This information has until now been filed in many – often hard-to-access – locations. In the portal it is structured around an internationally recognised set of indicators of sustainable forestry management. These include biodiversity, productivity, health and vitality, soil and water, carbon and climate, and legal and socio-economic criteria.
Scion forest systems science leader Peter Clinton told the launch function that the forest industry’s social licence to operate had been harmed by the lack of readily available, reliable, public information that clearly portrays the industry’s sustainability credentials, especially in relation to other land uses.
The new website provides the information that addresses these needs. Forest Owners Association (FOA) environmental chair Peter Weir said the portal complements the NZ Wood promotional website www.nzwood.co.nz and for those involved in forest harvesting http://safetree.nz/.
“It greatly improves the industry’s transparency,” he said. “It will be useful for current and potential investors, the media, regional & local government and other regulators, ENGOs, unions, schools and students.”
“But I would be remiss if I failed to emphasise the critical need for the government to get its policy settings right with regard to forestry. Forestry and wood processing are the only two existing industries with a realistic potential to add billions of dollars and thousands of jobs to the economy.”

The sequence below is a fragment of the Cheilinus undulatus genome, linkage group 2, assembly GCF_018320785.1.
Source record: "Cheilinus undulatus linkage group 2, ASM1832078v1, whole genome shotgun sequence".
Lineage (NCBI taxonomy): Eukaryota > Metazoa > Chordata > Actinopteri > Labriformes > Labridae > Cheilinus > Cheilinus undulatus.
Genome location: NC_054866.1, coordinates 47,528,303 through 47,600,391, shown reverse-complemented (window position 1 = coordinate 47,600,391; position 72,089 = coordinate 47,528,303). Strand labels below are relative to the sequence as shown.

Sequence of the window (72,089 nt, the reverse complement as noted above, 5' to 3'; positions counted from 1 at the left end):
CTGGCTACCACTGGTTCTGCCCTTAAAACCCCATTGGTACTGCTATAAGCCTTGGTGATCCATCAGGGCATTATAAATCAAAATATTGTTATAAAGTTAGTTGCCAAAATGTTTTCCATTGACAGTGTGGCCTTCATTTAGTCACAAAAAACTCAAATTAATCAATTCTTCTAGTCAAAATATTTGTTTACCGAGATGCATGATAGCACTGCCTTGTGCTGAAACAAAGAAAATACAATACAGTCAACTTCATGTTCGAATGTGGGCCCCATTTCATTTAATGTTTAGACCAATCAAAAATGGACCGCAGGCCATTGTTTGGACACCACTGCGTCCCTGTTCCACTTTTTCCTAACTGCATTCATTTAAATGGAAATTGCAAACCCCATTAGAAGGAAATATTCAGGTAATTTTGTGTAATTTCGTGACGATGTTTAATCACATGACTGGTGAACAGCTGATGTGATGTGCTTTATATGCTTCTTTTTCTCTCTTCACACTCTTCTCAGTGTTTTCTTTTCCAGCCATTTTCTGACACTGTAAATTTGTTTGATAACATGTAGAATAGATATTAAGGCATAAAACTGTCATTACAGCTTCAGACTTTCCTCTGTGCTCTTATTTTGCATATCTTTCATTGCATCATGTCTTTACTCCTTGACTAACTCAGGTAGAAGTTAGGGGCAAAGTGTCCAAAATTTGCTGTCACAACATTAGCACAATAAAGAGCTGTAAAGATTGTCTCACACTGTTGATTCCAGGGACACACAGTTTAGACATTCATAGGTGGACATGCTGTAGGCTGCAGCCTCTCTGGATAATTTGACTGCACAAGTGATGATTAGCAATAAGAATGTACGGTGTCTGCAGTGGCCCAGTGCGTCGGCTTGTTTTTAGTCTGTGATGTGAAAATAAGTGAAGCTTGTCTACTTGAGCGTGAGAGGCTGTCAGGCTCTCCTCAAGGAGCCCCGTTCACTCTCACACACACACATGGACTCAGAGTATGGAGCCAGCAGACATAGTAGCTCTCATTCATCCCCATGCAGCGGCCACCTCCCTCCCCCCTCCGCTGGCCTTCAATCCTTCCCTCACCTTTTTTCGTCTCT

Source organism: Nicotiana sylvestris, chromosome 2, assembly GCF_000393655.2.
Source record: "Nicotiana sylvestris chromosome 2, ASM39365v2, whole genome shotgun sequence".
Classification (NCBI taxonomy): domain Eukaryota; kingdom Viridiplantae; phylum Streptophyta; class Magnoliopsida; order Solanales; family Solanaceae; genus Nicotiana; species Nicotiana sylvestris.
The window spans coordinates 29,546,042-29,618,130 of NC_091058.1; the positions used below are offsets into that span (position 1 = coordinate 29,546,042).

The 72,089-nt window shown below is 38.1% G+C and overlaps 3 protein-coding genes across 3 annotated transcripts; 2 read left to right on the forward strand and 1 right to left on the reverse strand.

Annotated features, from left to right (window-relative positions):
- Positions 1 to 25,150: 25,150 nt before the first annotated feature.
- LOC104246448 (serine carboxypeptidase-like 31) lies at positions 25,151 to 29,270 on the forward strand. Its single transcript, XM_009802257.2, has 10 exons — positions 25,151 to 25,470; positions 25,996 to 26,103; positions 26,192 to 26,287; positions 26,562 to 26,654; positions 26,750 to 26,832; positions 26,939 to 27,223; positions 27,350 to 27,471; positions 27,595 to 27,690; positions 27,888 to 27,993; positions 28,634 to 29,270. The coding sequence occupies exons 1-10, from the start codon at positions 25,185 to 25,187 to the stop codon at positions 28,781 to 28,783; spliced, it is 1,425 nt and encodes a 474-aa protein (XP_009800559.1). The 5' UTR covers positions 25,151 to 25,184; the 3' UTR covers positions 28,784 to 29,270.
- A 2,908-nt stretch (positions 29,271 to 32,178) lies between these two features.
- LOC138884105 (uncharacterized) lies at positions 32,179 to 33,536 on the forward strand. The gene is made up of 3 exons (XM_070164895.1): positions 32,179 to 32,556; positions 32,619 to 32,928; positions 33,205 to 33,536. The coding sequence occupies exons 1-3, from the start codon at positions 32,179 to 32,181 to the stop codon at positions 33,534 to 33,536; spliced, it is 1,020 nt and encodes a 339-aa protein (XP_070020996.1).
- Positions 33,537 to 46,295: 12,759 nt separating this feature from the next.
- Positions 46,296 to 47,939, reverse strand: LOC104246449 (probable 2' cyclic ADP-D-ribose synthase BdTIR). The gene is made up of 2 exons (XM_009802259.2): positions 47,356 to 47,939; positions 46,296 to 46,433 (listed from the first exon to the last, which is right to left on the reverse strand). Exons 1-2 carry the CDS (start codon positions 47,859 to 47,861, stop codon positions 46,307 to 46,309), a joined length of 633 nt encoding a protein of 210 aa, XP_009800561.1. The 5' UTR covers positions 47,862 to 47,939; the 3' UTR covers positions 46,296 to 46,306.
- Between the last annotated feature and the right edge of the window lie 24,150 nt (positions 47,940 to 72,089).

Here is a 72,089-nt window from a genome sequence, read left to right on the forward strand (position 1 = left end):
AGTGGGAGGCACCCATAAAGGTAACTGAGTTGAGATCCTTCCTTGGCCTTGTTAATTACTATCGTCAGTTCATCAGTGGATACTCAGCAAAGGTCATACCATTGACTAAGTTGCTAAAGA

He said the government had moved in the right direction, by removing the one for two subsidy on emitters under the Emissions Trading Scheme (ETS). As a result, the NZ carbon price (NZUs) is now over $17 a tonne and approaching the level at which it should rekindle interest in new planting.
Mr Weir said the FOA – along with many independent commentators – is convinced of the need for livestock agriculture to be eased into the ETS. “However, this needs to be done at the farm level. The current policy – which the government has put on ice – is for all farm emissions to be paid for by the milk or meat processor. This removes the incentive for individual farmers to reduce their own emissions and would effectively penalise those who do.”
He acknowledged it will be challenge for MPI to design a cost-effective scheme for farmers but, if done properly, farm woodlots could make a farm carbon neutral, with no need for the farm owner to buy carbon offsets in the ETS. Setting aside industry concerns about the ETS, Mr Weir said government support for a national environmental standard for forestry was “hugely appreciated”.